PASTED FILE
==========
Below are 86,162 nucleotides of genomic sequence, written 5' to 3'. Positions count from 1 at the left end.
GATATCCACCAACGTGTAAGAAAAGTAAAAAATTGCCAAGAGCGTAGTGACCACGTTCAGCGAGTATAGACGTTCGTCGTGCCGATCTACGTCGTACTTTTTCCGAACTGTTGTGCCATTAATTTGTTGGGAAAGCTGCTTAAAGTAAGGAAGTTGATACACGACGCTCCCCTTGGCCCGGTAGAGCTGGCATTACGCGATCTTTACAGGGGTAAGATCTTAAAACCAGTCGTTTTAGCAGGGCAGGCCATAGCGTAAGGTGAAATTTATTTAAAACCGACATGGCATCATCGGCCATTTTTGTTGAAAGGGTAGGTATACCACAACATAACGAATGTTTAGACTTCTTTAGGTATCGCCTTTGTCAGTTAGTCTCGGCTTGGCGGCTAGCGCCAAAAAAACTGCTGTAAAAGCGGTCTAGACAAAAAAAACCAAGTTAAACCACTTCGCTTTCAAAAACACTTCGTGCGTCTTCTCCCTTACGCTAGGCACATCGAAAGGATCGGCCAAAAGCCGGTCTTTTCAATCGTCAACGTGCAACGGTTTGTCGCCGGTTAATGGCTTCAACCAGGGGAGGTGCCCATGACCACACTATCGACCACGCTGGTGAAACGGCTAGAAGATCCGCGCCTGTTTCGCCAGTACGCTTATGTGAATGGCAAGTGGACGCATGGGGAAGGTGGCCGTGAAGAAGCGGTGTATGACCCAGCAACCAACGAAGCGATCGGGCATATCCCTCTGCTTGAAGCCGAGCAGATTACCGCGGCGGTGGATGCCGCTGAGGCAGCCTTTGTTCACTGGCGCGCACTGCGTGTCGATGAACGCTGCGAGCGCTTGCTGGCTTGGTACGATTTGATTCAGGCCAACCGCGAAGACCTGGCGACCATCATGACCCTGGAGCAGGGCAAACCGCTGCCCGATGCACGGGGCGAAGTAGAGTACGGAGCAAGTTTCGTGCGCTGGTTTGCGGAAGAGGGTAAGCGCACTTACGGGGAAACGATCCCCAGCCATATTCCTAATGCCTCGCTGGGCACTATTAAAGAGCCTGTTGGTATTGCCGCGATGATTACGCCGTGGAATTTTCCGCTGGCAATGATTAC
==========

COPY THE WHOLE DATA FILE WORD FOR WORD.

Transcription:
Below are 86,162 nucleotides of genomic sequence, written 5' to 3'. Positions count from 1 at the left end.
GATATCCACCAACGTGTAAGAAAAGTAAAAAATTGCCAAGAGCGTAGTGACCACGTTCAGCGAGTATAGACGTTCGTCGTGCCGATCTACGTCGTACTTTTTCCGAACTGTTGTGCCATTAATTTGTTGGGAAAGCTGCTTAAAGTAAGGAAGTTGATACACGACGCTCCCCTTGGCCCGGTAGAGCTGGCATTACGCGATCTTTACAGGGGTAAGATCTTAAAACCAGTCGTTTTAGCAGGGCAGGCCATAGCGTAAGGTGAAATTTATTTAAAACCGACATGGCATCATCGGCCATTTTTGTTGAAAGGGTAGGTATACCACAACATAACGAATGTTTAGACTTCTTTAGGTATCGCCTTTGTCAGTTAGTCTCGGCTTGGCGGCTAGCGCCAAAAAAACTGCTGTAAAAGCGGTCTAGACAAAAAAAACCAAGTTAAACCACTTCGCTTTCAAAAACACTTCGTGCGTCTTCTCCCTTACGCTAGGCACATCGAAAGGATCGGCCAAAAGCCGGTCTTTTCAATCGTCAACGTGCAACGGTTTGTCGCCGGTTAATGGCTTCAACCAGGGGAGGTGCCCATGACCACACTATCGACCACGCTGGTGAAACGGCTAGAAGATCCGCGCCTGTTTCGCCAGTACGCTTATGTGAATGGCAAGTGGACGCATGGGGAAGGTGGCCGTGAAGAAGCGGTGTATGACCCAGCAACCAACGAAGCGATCGGGCATATCCCTCTGCTTGAAGCCGAGCAGATTACCGCGGCGGTGGATGCCGCTGAGGCAGCCTTTGTTCACTGGCGCGCACTGCGTGTCGATGAACGCTGCGAGCGCTTGCTGGCTTGGTACGATTTGATTCAGGCCAACCGCGAAGACCTGGCGACCATCATGACCCTGGAGCAGGGCAAACCGCTGCCCGATGCACGGGGCGAAGTAGAGTACGGAGCAAGTTTCGTGCGCTGGTTTGCGGAAGAGGGTAAGCGCACTTACGGGGAAACGATCCCCAGCCATATTCCTAATGCCTCGCTGGGCACTATTAAAGAGCCTGTTGGTATTGCCGCGATGATTACGCCGTGGAATTTTCCGCTGGCAATGATTAC